Saturday, June 22, 2024

The once mighty town of soccer dying a slow death

For many years, Selibe-Phikwe town was known as the center of the cream of Botswana soccer.

Many excellent footballers in most of the Premier League teams were discovered and nurtured in the copper mining town.

What was even more evident was the fact that the schools from the town always performed well in regional and national competitions.

In the 90s, Selibe Phikwe Senior Secondary was untouchable in BISA championships. It was either Selibe Phikwe Senior Secondary was the champions or, at least, the finalists.
Junior secondary schools like Makhubu, Lebogang, Meepong were a thorn in the flesh for most schools in the country. Their feeders were primary schools like Boswelakgomo and Phikwe, who were also terrorising other schools in junior competitions, like the Chappies Leagues.

Nowadays, Selibe Phikwe schools are eclipsed by those in and around Gaborone and are just shadows of their former selves.

Many people are wondering what is really happening to Selibe-Phikwe. Renowned players from Selibe-Phikwe are the likes of Mooketsi ‘China’ Mmoni ‘States’ Segopolo, Thabo Motang, Odirile Gaolebale, Phineas ‘Jiki’ Maimela, Mompati Thuma and Tiroyamodimo ‘TRX’ Mohambi.

All the players had a taste for the senior national team while others, like Thuma, are still in the team.
Other renowned players from Phikwe were Bashin Mashakola, Derrick ‘Bhaamjee’ Malunga, Abueng “Stone’ Dijogadifele.
Currently, not many players from the mining town make to teams in the Premier League as was the case before. The tide started to change way back in 1999 when Selibe-Phikwe Senior Secondary School started being knocked out in the early stages of BISA competitions.

Southern region schools are now in dominance and the likes of Naledi, Ledumang, Gaborone and Moshupa are calling the shots.

It is a worrying trend in the sense that the golden football fruit that used to be enjoyed seems to be fading from Selibe-Phikwe by the day.
At some stage, the town boasted of three Premier League teams and currently there is only one, Nico United, which seems to be fighting relegation season after season.
The technical development officer of the Botswana Football Association, Philemon Makgwengwe, is a sad man, saying more needs to be done.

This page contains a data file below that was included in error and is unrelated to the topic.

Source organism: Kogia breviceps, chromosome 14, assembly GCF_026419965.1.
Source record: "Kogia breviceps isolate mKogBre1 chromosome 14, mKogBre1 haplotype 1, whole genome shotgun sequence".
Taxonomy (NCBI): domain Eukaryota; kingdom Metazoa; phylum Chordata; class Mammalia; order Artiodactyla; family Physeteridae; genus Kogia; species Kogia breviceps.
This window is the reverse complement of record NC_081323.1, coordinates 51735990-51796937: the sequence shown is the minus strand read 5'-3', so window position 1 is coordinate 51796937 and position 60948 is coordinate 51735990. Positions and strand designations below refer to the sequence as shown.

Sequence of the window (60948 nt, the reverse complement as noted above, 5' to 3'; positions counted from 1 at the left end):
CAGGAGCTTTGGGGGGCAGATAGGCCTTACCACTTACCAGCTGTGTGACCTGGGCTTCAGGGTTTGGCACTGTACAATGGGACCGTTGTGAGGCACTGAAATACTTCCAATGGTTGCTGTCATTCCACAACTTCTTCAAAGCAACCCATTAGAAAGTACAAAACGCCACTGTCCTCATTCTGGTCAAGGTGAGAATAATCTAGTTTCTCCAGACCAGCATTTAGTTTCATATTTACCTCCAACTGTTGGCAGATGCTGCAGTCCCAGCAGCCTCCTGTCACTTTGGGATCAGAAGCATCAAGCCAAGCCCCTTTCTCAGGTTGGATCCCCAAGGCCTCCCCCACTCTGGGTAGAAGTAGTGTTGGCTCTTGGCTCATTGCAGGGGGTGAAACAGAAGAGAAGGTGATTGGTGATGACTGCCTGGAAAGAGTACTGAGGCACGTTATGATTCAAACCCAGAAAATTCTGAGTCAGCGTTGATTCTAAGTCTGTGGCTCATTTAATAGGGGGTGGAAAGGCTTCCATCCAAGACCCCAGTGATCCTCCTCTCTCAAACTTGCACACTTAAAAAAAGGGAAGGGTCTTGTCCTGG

“We all know what the town of Selibe-Phikwe has done to the development of football in this country. It has produced players that are still doing a lot for the country. We want to see more of those players. It’s painful to see a town that used to be the cream of Botswana dying a slow death,” he said. Makgwengwe stressed that on their part as the BFA, they are doing all what they can but the main challenge is support from Selibe Phikwe community.

“We have trained many coaches in Selibe-Phikwe and we continue to do so. There are more than 70 of them who are mainly school teachers and we expect them to impart that knowledge to the youngsters, but that seems not to be happening. There is little support nowadays from influential people in the area and I once took the issue up with one of the legislators in the area,” he said.

Makgwenge added that many players who came from Selibe-Phikwe, like the late Sam Sono, were the driving forces in local football.

“It is unfortunate, Sono left us when he was still needed the most and it appears nobody has comfortably filled his boots. He was a national team player and even coached some national junior teams and had a team in the Premier League. He sacrificed his time not only nurturing players for his team but for the whole region that include other areas like Bobirwa and Mmadinare. If there can be someone with Sono’s passion for soccer in the area, it would be good,” he said.

Makgwengwe lamented that it is not only Selibe-Phikwe that is having serious problems, adding that other areas of concern are Kgalagadi and Chobe.
He said the areas could prove to be invaluable for the development of soccer for Botswana in the long run.

Makgwengwe also said the main contributors to this sad state of affairs are the Premier League teams themselves. He said teams should adopt a strategy whereby they work hand in hand with certain schools to speed up development. He said that could attract more students, who were previously not interested in soccer.


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